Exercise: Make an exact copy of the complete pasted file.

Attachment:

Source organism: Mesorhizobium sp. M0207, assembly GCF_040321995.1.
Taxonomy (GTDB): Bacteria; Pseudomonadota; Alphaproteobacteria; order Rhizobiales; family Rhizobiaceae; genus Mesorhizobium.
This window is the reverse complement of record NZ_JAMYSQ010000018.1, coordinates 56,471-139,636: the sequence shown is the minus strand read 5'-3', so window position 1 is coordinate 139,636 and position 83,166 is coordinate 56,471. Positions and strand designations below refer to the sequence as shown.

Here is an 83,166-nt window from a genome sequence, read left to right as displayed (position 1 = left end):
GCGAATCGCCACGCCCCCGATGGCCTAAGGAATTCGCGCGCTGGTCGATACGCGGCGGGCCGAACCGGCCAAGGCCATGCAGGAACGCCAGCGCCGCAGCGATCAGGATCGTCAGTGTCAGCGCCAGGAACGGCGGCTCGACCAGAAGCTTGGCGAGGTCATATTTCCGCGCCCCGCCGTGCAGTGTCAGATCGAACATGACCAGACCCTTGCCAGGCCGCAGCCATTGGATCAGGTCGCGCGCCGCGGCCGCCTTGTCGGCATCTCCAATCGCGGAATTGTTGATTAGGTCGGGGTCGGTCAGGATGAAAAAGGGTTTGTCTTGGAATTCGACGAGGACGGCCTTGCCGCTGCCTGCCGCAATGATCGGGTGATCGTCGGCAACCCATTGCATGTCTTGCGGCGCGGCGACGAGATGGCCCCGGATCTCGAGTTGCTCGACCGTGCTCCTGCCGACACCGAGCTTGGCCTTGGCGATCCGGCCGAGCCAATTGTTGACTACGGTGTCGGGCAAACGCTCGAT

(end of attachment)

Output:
Source organism: Mesorhizobium sp. M0207, assembly GCF_040321995.1.
Taxonomy (GTDB): Bacteria; Pseudomonadota; Alphaproteobacteria; order Rhizobiales; family Rhizobiaceae; genus Mesorhizobium.
This window is the reverse complement of record NZ_JAMYSQ010000018.1, coordinates 56,471-139,636: the sequence shown is the minus strand read 5'-3', so window position 1 is coordinate 139,636 and position 83,166 is coordinate 56,471. Positions and strand designations below refer to the sequence as shown.

Here is an 83,166-nt window from a genome sequence, read left to right as displayed (position 1 = left end):
GCGAATCGCCACGCCCCCGATGGCCTAAGGAATTCGCGCGCTGGTCGATACGCGGCGGGCCGAACCGGCCAAGGCCATGCAGGAACGCCAGCGCCGCAGCGATCAGGATCGTCAGTGTCAGCGCCAGGAACGGCGGCTCGACCAGAAGCTTGGCGAGGTCATATTTCCGCGCCCCGCCGTGCAGTGTCAGATCGAACATGACCAGACCCTTGCCAGGCCGCAGCCATTGGATCAGGTCGCGCGCCGCGGCCGCCTTGTCGGCATCTCCAATCGCGGAATTGTTGATTAGGTCGGGGTCGGTCAGGATGAAAAAGGGTTTGTCTTGGAATTCGACGAGGACGGCCTTGCCGCTGCCTGCCGCAATGATCGGGTGATCGTCGGCAACCCATTGCATGTCTTGCGGCGCGGCGACGAGATGGCCCCGGATCTCGAGTTGCTCGACCGTGCTCCTGCCGACACCGAGCTTGGCCTTGGCGATCCGGCCGAGCCAATTGTTGACTACGGTGTCGGGCAAACGCTCGAT